Wondering how someone happens upon the idea to write an erotic ethnographic study of Japanese sexual culture? The preface of Black Passenger Yellow Cabs tells all…
The body of work now known as Black Passenger Yellow Cabs began simply as musings about Japan. Immediately upon my arrival here I was flabbergasted by the paradoxes of the society, and the discrepancy between the West’s perception and the actual Japan was blatantly obvious to me. Just two months into my residency on the island my friend Bahar sent me a New York Times article about parasite singles in Japan: the social phenomenon of unmarried women who continue living with their parents, some well into their 40s. “What’s up with this?” she titled her email. And indeed such was my initial response upon observing that the overwhelming majority of unmarried women I had encountered in those initial 2 months, were still living with their parents. So after obtaining a used PC some 2 years later, I simply began documenting my observations. However, when I began writing about my own hedonistic experiences and those of my friends, I found it curious that I had not read about the sexual state of affairs which I was experiencing. That was the point at which my musings adopted an erotic tone.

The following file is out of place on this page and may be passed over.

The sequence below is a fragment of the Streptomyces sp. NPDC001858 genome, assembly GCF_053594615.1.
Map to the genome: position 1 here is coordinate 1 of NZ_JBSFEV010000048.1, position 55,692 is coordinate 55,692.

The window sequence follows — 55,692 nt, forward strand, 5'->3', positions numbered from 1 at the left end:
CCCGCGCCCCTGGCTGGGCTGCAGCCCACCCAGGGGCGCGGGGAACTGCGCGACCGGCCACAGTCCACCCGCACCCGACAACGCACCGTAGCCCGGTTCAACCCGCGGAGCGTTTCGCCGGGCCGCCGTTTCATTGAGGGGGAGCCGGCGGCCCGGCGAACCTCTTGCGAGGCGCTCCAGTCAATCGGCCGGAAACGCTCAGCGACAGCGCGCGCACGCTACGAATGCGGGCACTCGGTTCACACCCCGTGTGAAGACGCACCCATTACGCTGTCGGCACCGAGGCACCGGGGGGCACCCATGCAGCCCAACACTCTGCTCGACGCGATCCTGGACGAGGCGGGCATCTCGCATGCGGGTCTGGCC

After sending the first 25 pages to a friend in Australia, she strongly advised that I could not possibly write about my sexual predacious behavior in Japan without informing the reader about my history and socialization. Hence the work took on memoir characteristics. Responding to the first 100 pages, another dear friend of mine, a Professor of English at the University of Denver, impressed by the work thus far informed me that I was writing an ethnography with sex. Prior to her ravings about the pages she had read, I was not familiar with the term ‘ethnography.’ And behold a new genre: the erotic ethnographic memoir was created.
Before sending those pages to my friend at the University of Denver, I had made the first 50 pages available to my mentor, an internationally renowned Author, Japanologist, Futurist and Policy Consultant, just for his personal perusal. It was horrifying to learn that he had forwarded it to his Agent in New York. However to my pleasant surprise a Junior Agent re sponded positively but shared my mentor’s concern that erotica, ethnography and a memoir could not peacefully co-exist in the same body of literature, and suggested that I wrote 3 separate books. ADHD adult that I am, I accepted the compliments but resisted the suggestion to make the genres exclusive of each other, as I thought all three were perfectly harmonious in my work. That’s how I conceived it, that’s how it flowed organically and that’s how I documented it.
Stefhen Fitzgerald DeCorcia Bryan, Kobe Japan 2008